It’s squirrel season here in Houston when they’re scrambling to find shelter for the winter and your attic looks ideal to them.
Cute as squirrels may be, there are numerous reasons to keep them out of your home, and one of the biggest is that in addition to all the damage they cause and spread, they carry numerous diseases that can spread to humans.
Some of the diseases they carry are particularly dangerous.
Salmonella causes diarrhea, abdominal cramping, fever, nausea, vomiting, and headaches. It can progress into a full-blown case of sepsis or meningitis, too.
Salmonella comes primarily from squirrel droppings. You don’t have to come into direct contact with wet droppings to be in danger of contracting this disease. Squirrels in the attic mean squirrels in your ductwork, and dried droppings will eventually turn into contaminated dust that settles into your air supply.
Squirrels carry ticks, which aren’t content to hang out on their bodies. Eventually, ticks will jump onto your body, too.
When they do, there’s a good chance their painful bite could give you a bad case of Lyme disease, which means nerve pain, stiffness, and inflammation of the brain or spinal cord.
Tularemia attacks the skin, eyes, lymph nodes, and lungs. Symptoms include fever, chills, headache, ulcers, fatigue, swollen lymph nodes, and muscle aches.
Mostly, you’re not in danger of contracting Tularemia unless you directly handle a sick or dead squirrel. When squirrels die in the walls, most people call us out to deal with them, and we wear our PPE. Nevertheless, if you see a dead squirrel in the home, you should wear rubber gloves before disposing of it, and then call us right away.
Leptospirosis is a bacterial infection. It causes fever, headache, vomiting, jaundice, and rash.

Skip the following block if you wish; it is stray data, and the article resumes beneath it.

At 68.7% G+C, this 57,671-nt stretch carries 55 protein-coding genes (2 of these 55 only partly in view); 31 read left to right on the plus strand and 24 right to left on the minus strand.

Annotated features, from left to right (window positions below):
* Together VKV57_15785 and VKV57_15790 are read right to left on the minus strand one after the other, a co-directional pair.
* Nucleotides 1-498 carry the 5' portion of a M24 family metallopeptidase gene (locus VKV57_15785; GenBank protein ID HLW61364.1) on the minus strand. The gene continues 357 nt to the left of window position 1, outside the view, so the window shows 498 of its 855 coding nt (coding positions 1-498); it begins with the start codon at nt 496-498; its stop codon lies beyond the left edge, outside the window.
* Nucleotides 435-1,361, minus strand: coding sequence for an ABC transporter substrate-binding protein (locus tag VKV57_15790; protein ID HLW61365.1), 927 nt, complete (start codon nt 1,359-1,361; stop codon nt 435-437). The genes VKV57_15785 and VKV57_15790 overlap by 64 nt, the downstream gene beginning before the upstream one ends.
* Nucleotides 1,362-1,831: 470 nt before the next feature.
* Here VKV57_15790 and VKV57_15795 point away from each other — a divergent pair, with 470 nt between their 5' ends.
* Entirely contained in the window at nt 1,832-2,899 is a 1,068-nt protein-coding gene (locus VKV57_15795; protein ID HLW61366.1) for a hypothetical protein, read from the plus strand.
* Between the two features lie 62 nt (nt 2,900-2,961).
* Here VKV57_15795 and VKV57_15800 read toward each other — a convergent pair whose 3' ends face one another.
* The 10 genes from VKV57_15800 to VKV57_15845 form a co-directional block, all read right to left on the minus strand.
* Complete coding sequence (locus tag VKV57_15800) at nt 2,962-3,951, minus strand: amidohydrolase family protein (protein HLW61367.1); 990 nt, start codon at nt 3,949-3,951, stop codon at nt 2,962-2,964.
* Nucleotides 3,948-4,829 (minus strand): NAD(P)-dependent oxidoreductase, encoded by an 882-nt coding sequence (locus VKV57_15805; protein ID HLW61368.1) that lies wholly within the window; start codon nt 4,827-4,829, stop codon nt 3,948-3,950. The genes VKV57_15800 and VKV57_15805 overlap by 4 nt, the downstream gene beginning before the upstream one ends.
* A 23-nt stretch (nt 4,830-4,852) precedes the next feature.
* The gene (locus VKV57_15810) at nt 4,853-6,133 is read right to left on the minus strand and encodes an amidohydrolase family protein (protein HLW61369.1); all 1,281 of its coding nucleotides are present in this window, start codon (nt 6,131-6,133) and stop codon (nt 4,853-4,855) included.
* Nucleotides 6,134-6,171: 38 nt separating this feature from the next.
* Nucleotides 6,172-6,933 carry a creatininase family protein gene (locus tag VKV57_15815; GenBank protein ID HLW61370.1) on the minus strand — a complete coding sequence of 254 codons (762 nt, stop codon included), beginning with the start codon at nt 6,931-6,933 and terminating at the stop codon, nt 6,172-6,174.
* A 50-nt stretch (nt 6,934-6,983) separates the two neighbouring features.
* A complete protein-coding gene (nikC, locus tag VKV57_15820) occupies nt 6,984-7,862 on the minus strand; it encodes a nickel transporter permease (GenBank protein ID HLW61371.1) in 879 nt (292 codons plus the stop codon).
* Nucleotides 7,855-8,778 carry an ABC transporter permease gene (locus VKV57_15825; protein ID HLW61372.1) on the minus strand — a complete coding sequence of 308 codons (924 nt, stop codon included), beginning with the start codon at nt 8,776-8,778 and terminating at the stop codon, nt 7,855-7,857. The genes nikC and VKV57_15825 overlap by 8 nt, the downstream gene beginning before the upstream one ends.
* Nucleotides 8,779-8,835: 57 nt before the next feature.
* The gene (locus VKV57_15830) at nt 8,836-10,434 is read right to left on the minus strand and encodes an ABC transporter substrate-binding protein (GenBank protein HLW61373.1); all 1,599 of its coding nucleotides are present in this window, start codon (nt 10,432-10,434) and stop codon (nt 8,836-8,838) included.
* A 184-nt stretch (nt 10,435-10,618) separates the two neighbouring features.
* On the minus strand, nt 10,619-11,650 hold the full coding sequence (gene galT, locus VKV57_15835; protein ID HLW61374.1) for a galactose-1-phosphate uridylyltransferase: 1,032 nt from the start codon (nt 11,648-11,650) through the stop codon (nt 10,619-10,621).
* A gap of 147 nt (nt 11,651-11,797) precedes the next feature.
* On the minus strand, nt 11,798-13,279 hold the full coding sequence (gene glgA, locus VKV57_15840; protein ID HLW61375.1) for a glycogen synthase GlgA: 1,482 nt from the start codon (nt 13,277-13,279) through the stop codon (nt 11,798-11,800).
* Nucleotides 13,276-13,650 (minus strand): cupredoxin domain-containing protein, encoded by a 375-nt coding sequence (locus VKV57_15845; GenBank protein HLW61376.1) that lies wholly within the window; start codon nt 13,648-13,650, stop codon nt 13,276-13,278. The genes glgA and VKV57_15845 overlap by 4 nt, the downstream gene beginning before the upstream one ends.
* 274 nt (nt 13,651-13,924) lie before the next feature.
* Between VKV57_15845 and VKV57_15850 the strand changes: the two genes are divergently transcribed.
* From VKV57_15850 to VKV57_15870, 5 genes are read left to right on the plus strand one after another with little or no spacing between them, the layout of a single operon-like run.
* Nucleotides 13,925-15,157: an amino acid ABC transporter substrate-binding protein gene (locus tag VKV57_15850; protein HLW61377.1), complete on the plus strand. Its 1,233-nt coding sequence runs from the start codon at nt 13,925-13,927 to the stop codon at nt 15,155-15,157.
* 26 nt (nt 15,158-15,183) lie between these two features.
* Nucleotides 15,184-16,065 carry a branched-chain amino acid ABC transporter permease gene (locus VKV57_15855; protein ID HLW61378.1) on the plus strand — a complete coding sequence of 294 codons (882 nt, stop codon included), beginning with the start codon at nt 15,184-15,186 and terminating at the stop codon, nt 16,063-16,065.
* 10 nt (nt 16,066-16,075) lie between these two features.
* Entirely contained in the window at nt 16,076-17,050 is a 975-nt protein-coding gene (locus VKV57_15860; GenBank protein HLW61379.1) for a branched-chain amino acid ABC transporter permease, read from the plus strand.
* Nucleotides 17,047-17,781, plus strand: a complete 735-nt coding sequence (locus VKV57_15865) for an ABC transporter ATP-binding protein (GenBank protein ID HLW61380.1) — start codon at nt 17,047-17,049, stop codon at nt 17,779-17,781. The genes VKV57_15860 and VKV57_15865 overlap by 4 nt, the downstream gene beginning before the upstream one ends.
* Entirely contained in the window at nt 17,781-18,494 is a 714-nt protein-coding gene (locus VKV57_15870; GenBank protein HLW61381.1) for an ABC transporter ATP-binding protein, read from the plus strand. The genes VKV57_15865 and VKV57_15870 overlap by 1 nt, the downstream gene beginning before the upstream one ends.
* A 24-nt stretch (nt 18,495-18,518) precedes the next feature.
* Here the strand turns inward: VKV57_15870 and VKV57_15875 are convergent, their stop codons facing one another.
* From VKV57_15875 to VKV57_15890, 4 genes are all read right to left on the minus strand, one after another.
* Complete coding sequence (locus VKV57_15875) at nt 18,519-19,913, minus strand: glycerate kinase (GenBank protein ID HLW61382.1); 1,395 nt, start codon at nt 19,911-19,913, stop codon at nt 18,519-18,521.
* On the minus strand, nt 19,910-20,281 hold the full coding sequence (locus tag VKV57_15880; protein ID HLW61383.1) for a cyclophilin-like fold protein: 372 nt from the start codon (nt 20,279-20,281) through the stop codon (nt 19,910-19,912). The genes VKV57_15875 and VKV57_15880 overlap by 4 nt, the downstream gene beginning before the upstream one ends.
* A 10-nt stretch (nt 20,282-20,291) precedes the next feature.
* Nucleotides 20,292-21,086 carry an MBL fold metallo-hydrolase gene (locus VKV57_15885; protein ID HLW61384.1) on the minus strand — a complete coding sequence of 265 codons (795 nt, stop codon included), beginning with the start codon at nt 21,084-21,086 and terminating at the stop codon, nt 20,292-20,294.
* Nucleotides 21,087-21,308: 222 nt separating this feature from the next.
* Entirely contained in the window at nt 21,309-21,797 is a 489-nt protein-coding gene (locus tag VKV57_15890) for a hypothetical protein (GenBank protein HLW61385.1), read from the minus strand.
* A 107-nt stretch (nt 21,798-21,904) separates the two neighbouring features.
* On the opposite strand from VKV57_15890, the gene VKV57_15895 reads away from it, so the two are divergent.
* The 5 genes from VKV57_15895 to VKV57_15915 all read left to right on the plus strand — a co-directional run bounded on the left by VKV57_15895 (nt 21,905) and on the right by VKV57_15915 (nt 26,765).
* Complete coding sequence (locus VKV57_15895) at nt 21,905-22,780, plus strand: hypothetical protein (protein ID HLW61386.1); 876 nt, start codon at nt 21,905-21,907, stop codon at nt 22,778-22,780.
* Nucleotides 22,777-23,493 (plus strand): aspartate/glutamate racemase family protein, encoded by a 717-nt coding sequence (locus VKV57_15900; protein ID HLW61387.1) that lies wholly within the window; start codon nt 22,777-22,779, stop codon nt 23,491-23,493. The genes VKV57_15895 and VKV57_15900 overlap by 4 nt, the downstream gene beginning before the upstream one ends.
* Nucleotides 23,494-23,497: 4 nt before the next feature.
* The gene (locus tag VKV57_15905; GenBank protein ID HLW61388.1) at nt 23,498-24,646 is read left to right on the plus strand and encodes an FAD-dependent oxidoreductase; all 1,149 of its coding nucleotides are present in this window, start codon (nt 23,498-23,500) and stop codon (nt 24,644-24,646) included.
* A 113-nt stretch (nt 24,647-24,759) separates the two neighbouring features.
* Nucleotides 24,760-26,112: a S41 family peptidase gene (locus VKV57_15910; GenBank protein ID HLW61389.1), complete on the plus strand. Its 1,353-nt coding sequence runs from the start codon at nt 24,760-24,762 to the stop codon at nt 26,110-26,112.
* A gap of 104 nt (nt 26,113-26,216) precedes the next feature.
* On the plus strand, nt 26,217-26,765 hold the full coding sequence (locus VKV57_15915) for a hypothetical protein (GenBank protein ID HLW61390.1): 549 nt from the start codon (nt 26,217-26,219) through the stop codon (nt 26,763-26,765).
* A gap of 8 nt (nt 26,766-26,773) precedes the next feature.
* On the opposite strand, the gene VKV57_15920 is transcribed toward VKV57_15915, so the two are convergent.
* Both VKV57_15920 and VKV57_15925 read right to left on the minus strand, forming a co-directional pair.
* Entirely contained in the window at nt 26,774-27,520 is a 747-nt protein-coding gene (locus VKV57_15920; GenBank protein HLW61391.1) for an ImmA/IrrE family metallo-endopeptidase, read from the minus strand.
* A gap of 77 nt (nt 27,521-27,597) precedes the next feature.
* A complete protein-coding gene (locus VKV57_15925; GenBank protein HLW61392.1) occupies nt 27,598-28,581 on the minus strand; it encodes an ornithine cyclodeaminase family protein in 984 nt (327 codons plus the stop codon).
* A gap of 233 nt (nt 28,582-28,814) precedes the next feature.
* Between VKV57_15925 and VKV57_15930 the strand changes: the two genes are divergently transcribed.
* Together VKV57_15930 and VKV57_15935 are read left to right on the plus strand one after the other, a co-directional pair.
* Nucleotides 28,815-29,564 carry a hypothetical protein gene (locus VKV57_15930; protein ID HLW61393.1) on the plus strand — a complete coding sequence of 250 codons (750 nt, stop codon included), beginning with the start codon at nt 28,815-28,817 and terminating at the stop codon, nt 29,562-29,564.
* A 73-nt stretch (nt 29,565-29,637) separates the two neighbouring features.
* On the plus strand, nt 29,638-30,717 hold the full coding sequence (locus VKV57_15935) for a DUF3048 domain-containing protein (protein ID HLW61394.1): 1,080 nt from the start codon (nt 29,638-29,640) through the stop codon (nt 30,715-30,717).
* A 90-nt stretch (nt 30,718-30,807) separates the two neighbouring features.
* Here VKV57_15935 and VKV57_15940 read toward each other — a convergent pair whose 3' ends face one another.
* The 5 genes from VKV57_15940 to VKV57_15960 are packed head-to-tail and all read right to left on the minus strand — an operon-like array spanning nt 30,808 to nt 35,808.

Leptospirosis is transmitted through squirrel urine. While most people don’t come into direct contact with it, the danger is still present; as infestations grow, urine shows up in more and more places where urine should not be.
Rabies causes fever, headaches, excess salivation, muscle spasms, paralysis, and mental confusion.
You’re only in danger of getting rabies if a squirrel bites or scratches you. This is a rare event, but it can happen. Never trap or corner a squirrel in your home. An infected squirrel may be unusually aggressive and wander into inhabited areas of the home most squirrels stay away from.
Squirrels aren’t the only carriers of diseases that come with a squirrel problem. They also bring in all of their fleas. Fleas attack you and your pets, carrying their own diseases.
Once squirrels are in the home, a spot of Revolution on the back of your pet’s neck is rarely going to be enough when an entire squirrel colony is constantly bringing new fleas in and out of your home.
Stay Safe, Stay Healthy, Stay Squirrel Free
If you’re hearing thumping, bumping, and chittering, there’s a good chance you have a squirrel problem. Don’t wait to get sick!